Another month, another game. For May I’ve prepared an homage to the classic Missile Command. However instead of defending a city at the bottom of the screen you must instead defend a small blue planet in the center of the screen. I call it Blue Ball Defender.

Development was fairly straight forward. There’s a graphic for the planet. The missiles and explosions are just shapes drawn via Pygame. Some music and sound effects completed it. The only slightly tricky bit was a little bit of trigonometry. That was needed to aim the incoming missiles at the planet, to aim the outgoing missiles at the locations chosen by the player and to choose their spawn points as the outgoing missiles need to be initially positioned at the point on the planet’s surface closest to their target.

It’s pretty simple and it all came together rather quickly. So quickly in fact that I found myself wanting an additional challenge.

Rather than using a background image I decided to try my hand at generating a star field. I’m sure there are sophisticated ways to do this however I just randomly chose locations on screen and drew a white dot at each. Possibly for the first time in my programming career I wrote the code, saved it, ran the program and it worked perfectly without so much as a typo. This literally took twenty seconds although I then spent 5 minutes saying “that can’t be right, code doesn’t just work!”

So much for additional challenge. What else can I take on?

All of my previous Pygame games have redrawn the entire screen with every frame. It keeps things simple but can negatively affect performance. The alternative is “dirty rect drawing”, rect being short for rectangle. In dirty rectangle drawing you flag the sections of the screen that are dirty ie that require redrawing. This requires you to build up a list of rectangles covering the changed areas of the screen. You then supply that list of rectangles to pygame.display.update(). It then unions your rectangles together and selectively redraws portions of the screen.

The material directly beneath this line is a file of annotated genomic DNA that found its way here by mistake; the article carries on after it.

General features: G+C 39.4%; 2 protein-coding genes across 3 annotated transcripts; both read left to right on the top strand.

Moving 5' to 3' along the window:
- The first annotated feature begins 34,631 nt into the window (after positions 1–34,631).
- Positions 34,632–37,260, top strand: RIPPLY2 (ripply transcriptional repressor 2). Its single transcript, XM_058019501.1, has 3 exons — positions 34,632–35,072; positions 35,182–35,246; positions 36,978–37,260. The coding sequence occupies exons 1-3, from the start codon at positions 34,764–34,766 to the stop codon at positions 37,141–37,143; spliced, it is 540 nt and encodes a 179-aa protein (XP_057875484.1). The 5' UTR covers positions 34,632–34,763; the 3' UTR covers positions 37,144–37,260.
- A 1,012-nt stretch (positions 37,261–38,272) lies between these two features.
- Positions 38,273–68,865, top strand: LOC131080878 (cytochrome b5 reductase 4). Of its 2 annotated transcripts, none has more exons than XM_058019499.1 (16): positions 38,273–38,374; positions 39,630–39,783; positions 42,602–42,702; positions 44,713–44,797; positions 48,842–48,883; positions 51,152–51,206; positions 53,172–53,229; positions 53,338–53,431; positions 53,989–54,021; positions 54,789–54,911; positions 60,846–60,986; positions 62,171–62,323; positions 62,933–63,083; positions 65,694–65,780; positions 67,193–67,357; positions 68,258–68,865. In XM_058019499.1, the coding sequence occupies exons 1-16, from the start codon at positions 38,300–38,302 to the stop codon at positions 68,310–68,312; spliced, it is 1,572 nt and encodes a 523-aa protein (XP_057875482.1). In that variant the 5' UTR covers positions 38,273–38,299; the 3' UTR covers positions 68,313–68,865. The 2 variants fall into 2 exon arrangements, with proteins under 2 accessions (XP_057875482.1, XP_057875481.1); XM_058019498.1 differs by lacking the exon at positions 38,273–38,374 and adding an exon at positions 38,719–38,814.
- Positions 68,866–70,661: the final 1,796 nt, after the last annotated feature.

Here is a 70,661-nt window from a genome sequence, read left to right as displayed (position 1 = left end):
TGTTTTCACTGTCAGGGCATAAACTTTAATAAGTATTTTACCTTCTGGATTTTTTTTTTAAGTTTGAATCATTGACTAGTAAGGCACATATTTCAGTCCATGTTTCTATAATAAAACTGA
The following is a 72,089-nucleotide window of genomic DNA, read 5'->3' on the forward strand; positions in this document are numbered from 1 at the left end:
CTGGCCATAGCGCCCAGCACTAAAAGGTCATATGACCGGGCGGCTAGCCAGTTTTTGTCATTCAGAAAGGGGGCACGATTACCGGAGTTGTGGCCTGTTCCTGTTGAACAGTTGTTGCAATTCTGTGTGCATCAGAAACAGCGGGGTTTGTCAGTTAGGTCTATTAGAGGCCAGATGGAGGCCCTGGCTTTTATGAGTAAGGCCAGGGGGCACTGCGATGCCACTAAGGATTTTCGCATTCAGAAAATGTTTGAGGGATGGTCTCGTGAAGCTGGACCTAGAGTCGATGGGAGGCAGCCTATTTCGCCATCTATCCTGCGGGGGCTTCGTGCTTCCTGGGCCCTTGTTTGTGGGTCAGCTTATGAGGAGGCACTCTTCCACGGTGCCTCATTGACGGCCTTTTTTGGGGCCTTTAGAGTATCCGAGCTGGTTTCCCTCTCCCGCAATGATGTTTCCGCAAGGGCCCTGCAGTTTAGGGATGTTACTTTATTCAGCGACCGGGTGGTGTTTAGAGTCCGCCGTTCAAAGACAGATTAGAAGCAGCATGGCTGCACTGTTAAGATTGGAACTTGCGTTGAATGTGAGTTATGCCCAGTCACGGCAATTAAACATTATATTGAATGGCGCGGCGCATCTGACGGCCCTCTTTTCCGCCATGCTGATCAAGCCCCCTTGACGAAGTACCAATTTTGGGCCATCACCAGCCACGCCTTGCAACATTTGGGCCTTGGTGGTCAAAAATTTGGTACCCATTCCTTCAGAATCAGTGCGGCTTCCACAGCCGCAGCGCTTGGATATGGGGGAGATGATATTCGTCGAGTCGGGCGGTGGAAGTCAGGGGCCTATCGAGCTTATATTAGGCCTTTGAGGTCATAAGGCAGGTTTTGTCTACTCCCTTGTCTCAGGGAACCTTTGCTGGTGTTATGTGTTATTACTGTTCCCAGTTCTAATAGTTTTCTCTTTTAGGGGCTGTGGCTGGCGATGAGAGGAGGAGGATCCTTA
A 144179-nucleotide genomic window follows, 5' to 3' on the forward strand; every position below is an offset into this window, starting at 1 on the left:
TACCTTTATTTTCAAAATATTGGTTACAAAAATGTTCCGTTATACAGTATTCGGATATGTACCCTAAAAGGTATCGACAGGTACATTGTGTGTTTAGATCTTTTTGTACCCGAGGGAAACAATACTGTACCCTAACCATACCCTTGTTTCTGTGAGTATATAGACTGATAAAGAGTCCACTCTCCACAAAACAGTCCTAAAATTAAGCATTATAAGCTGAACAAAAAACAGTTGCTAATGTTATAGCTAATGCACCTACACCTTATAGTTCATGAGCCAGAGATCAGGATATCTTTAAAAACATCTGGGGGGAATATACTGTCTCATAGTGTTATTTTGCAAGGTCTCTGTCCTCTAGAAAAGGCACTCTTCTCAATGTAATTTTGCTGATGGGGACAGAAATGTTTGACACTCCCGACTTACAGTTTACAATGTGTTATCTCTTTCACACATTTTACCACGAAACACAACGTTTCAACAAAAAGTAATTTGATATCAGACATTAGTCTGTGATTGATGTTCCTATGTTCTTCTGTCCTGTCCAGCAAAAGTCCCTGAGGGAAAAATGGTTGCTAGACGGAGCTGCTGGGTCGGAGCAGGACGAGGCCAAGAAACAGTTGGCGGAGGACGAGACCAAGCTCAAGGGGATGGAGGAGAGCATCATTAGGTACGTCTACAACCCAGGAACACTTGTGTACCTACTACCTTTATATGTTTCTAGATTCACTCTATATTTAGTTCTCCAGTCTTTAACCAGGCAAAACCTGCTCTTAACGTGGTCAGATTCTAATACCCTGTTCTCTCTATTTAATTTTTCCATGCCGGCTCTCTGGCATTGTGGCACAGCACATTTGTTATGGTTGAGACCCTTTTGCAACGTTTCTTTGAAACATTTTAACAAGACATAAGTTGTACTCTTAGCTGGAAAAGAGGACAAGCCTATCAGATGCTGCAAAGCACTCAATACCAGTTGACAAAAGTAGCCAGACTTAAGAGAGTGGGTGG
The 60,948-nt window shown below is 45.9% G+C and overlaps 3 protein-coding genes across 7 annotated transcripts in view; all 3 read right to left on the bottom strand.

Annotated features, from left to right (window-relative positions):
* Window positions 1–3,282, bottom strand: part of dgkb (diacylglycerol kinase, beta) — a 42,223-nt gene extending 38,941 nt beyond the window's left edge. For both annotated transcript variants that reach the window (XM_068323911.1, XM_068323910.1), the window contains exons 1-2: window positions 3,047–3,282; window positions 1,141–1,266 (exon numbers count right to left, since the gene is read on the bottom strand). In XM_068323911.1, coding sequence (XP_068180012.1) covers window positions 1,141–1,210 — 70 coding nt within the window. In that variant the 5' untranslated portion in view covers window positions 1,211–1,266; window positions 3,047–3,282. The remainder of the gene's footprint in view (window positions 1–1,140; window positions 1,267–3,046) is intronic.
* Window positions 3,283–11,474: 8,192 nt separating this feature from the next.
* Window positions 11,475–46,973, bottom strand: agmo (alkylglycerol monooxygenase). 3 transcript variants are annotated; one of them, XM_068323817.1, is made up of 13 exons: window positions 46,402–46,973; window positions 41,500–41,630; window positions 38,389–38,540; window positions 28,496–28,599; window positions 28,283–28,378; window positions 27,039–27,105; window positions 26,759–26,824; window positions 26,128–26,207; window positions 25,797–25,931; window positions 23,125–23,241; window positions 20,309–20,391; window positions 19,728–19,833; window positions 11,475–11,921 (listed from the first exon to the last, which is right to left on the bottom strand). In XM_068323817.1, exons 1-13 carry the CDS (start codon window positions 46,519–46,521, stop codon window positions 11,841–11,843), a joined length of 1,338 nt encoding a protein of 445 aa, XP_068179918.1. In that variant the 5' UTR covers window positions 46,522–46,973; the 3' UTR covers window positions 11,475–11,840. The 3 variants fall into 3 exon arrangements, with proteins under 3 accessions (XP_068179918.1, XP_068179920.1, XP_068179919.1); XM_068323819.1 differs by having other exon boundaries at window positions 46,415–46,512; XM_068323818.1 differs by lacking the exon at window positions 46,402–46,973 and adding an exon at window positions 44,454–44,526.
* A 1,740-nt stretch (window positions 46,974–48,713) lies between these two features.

Implementing this was actually fairly painless. I eagerly rushed to gather some statistics so I could see how much faster it was. The results were uninspiring. Dirty rectangle drawing caused my game loop to execute slightly faster but not dramatically. I suspect this is because either I’ve implemented it wrong or I’m simply not demanding enough for the difference to become apparent. At worst, regardless of the drawing method used, the main game loop is never being executed less than around 150 times per second on my laptop. That number can spike up to around 500 times per second during quiet moments.

The whole dirty rectangle business probably wasn’t worth bothering with for a game as simple as Blue Ball Defender. But at least I now have some idea of how it’s done for future projects.

That’s it really. This has been a really painless project.

Hopefully my next project will be a HTML 5 game. I’m just finishing up a Calculus course I’m doing on then I’ll get through Udacity’s HTML 5 game development course. With that under my belt I’ll make the switch from Python/Pygame to HTML 5.

You can get Blue Ball Defender from github at git://

Here is a Blue Ball Defender Window’s executable